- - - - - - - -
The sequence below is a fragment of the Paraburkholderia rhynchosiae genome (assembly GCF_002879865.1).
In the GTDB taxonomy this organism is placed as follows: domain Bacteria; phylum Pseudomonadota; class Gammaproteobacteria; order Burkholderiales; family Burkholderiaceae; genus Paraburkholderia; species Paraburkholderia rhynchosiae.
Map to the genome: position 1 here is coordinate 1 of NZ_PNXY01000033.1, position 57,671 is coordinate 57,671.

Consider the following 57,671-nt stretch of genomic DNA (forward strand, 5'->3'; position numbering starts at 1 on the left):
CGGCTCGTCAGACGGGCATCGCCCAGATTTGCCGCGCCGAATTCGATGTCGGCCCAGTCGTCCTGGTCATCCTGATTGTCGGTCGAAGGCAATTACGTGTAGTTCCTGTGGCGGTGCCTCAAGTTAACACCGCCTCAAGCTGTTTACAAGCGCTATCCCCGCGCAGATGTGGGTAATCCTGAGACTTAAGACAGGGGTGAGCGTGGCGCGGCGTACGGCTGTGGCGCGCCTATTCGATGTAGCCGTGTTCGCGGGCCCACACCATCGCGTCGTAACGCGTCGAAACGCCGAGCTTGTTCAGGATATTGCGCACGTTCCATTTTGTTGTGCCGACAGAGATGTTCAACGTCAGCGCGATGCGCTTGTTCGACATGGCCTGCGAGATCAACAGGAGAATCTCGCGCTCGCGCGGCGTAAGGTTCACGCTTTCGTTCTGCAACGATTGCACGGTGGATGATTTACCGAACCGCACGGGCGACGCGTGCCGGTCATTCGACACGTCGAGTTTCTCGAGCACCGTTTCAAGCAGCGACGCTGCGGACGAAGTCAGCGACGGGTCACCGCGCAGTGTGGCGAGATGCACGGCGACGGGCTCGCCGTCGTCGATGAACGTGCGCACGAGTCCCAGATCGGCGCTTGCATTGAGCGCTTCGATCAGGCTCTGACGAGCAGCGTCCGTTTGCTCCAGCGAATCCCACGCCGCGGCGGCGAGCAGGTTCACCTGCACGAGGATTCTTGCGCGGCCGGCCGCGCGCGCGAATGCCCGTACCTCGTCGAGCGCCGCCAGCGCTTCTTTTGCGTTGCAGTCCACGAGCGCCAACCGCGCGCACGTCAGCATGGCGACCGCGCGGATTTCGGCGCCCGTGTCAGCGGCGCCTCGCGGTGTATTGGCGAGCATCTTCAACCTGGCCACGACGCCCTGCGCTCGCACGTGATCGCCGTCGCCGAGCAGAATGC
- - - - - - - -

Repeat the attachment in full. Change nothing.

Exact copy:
The sequence below is a fragment of the Paraburkholderia rhynchosiae genome (assembly GCF_002879865.1).
In the GTDB taxonomy this organism is placed as follows: domain Bacteria; phylum Pseudomonadota; class Gammaproteobacteria; order Burkholderiales; family Burkholderiaceae; genus Paraburkholderia; species Paraburkholderia rhynchosiae.
Map to the genome: position 1 here is coordinate 1 of NZ_PNXY01000033.1, position 57,671 is coordinate 57,671.

Consider the following 57,671-nt stretch of genomic DNA (forward strand, 5'->3'; position numbering starts at 1 on the left):
CGGCTCGTCAGACGGGCATCGCCCAGATTTGCCGCGCCGAATTCGATGTCGGCCCAGTCGTCCTGGTCATCCTGATTGTCGGTCGAAGGCAATTACGTGTAGTTCCTGTGGCGGTGCCTCAAGTTAACACCGCCTCAAGCTGTTTACAAGCGCTATCCCCGCGCAGATGTGGGTAATCCTGAGACTTAAGACAGGGGTGAGCGTGGCGCGGCGTACGGCTGTGGCGCGCCTATTCGATGTAGCCGTGTTCGCGGGCCCACACCATCGCGTCGTAACGCGTCGAAACGCCGAGCTTGTTCAGGATATTGCGCACGTTCCATTTTGTTGTGCCGACAGAGATGTTCAACGTCAGCGCGATGCGCTTGTTCGACATGGCCTGCGAGATCAACAGGAGAATCTCGCGCTCGCGCGGCGTAAGGTTCACGCTTTCGTTCTGCAACGATTGCACGGTGGATGATTTACCGAACCGCACGGGCGACGCGTGCCGGTCATTCGACACGTCGAGTTTCTCGAGCACCGTTTCAAGCAGCGACGCTGCGGACGAAGTCAGCGACGGGTCACCGCGCAGTGTGGCGAGATGCACGGCGACGGGCTCGCCGTCGTCGATGAACGTGCGCACGAGTCCCAGATCGGCGCTTGCATTGAGCGCTTCGATCAGGCTCTGACGAGCAGCGTCCGTTTGCTCCAGCGAATCCCACGCCGCGGCGGCGAGCAGGTTCACCTGCACGAGGATTCTTGCGCGGCCGGCCGCGCGCGCGAATGCCCGTACCTCGTCGAGCGCCGCCAGCGCTTCTTTTGCGTTGCAGTCCACGAGCGCCAACCGCGCGCACGTCAGCATGGCGACCGCGCGGATTTCGGCGCCCGTGTCAGCGGCGCCTCGCGGTGTATTGGCGAGCATCTTCAACCTGGCCACGACGCCCTGCGCTCGCACGTGATCGCCGTCGCCGAGCAGAATGC